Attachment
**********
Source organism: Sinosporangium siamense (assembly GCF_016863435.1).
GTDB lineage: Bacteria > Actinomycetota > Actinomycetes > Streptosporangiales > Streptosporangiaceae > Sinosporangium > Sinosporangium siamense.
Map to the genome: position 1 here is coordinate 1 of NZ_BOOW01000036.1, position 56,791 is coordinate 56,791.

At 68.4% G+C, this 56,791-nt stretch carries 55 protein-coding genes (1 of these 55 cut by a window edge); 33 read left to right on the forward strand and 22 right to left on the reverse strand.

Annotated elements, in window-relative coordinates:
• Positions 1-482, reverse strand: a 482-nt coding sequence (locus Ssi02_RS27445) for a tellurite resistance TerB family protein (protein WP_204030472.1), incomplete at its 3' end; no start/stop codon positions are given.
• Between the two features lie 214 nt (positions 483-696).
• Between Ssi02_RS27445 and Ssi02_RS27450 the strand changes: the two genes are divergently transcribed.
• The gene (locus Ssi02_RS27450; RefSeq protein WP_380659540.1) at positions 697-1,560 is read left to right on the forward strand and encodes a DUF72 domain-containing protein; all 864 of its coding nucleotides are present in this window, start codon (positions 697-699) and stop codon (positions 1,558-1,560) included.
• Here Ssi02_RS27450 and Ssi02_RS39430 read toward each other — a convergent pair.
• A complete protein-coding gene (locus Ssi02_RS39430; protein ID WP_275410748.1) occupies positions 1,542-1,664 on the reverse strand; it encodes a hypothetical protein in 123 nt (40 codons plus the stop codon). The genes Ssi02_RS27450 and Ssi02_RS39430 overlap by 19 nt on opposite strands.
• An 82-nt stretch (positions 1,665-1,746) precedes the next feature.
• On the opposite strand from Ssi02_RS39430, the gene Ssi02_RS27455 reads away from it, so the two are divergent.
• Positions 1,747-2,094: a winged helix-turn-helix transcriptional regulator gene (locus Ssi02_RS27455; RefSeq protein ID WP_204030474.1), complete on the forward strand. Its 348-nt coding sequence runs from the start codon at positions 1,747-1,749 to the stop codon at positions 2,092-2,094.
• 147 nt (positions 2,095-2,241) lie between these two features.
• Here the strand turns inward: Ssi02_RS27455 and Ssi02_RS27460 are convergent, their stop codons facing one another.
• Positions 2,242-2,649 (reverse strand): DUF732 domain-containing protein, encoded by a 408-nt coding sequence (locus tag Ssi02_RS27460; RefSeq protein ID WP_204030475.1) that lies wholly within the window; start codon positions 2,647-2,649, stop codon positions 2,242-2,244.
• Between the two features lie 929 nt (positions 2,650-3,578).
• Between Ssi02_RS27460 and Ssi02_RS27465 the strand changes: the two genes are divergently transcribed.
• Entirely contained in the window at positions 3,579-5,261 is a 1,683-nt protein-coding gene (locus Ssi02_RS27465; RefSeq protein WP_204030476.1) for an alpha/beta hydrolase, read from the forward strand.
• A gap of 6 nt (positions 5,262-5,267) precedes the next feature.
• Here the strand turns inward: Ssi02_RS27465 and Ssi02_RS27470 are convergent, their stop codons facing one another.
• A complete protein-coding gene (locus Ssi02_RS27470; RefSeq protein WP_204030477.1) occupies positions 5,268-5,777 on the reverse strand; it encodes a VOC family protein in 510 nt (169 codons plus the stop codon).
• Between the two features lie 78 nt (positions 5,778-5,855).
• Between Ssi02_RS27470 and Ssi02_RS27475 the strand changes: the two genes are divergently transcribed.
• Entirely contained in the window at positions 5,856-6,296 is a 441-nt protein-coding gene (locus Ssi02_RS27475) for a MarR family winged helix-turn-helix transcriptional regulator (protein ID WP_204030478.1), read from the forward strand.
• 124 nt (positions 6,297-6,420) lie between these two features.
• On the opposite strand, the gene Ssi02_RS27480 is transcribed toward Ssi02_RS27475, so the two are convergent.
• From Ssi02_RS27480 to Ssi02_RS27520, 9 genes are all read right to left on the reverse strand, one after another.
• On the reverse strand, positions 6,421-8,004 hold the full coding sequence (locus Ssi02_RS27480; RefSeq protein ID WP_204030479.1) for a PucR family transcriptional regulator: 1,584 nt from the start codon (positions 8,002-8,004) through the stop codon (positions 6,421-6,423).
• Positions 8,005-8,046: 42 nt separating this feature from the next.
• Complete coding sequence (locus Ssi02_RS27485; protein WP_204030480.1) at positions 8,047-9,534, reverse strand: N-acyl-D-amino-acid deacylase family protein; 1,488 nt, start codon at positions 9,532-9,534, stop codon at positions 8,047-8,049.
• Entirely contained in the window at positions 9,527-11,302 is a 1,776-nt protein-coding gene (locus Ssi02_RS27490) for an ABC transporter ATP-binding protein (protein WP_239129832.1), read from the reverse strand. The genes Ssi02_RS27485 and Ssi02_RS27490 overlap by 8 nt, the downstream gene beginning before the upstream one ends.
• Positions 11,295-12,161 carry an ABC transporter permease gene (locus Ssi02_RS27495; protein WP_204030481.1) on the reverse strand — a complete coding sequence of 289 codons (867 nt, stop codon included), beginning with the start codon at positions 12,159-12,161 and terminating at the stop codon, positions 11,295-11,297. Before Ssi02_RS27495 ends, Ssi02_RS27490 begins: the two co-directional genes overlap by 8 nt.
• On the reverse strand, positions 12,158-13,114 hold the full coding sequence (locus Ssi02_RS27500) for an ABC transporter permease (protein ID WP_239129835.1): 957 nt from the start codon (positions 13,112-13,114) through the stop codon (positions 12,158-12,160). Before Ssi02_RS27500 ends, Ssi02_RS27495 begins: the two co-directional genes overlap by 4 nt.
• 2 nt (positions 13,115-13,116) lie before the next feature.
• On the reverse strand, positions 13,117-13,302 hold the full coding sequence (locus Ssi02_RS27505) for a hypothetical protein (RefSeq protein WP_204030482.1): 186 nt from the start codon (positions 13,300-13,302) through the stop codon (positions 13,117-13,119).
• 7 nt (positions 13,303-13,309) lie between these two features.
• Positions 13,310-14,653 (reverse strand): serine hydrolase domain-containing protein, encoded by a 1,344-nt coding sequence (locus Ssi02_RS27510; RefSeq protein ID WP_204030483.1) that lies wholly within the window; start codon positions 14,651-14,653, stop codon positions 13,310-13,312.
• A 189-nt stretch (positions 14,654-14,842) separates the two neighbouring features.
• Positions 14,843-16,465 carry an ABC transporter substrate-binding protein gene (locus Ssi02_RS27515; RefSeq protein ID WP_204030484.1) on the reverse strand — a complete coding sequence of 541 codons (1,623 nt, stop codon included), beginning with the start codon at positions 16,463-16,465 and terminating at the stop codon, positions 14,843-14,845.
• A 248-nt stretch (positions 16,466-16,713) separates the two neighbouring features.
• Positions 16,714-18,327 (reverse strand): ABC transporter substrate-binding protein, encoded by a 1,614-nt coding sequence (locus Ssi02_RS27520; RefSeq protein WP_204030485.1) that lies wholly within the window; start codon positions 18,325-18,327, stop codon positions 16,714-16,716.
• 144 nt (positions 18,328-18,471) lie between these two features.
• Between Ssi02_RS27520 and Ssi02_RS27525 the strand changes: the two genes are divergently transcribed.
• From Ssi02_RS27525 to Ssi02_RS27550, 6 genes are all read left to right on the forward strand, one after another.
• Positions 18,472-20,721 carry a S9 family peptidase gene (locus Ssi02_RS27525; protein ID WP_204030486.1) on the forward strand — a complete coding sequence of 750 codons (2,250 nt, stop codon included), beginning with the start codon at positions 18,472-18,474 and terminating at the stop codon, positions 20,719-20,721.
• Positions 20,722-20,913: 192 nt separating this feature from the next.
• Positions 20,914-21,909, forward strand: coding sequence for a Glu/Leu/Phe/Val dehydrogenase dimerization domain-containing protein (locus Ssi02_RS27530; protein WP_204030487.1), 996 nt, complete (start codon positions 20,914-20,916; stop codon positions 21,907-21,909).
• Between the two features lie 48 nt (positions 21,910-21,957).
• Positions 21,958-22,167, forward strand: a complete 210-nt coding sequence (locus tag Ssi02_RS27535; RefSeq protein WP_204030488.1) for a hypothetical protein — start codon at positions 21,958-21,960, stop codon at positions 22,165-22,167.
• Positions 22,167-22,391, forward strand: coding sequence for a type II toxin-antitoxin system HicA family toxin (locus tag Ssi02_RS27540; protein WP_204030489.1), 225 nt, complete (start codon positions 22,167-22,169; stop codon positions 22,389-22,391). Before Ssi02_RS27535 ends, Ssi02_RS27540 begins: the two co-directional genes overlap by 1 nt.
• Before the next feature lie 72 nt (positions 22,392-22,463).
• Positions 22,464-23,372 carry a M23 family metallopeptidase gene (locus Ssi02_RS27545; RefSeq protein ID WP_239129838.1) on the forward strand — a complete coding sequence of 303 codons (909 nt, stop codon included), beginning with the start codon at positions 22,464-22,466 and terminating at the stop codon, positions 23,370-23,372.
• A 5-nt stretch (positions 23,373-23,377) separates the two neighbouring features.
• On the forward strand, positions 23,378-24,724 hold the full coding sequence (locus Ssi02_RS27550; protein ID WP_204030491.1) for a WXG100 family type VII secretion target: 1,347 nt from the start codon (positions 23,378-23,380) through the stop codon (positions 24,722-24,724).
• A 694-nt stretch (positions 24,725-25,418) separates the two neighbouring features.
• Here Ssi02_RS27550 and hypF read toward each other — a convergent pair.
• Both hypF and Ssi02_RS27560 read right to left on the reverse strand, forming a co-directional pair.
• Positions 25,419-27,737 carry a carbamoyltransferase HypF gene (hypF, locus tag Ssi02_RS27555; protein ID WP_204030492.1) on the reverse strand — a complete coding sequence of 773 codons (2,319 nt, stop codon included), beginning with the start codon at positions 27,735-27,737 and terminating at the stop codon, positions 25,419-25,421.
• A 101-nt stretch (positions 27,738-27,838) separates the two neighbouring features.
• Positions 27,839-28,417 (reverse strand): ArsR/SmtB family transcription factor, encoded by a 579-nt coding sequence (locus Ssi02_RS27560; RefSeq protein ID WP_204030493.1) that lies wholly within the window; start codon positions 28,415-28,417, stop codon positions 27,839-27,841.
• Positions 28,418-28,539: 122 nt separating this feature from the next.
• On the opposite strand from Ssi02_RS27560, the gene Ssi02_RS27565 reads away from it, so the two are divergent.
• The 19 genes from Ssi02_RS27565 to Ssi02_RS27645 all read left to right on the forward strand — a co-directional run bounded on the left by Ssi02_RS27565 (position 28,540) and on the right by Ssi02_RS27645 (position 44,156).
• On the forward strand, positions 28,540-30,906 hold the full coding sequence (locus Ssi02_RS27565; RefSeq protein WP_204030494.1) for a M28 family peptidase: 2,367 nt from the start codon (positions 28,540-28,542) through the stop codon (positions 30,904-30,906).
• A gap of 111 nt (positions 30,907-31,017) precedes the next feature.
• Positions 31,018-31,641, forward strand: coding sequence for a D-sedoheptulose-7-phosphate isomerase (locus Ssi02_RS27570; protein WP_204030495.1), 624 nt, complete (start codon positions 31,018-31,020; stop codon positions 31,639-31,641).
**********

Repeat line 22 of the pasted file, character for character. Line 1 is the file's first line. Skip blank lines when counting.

• Here the strand turns inward: Ssi02_RS27465 and Ssi02_RS27470 are convergent, their stop codons facing one another.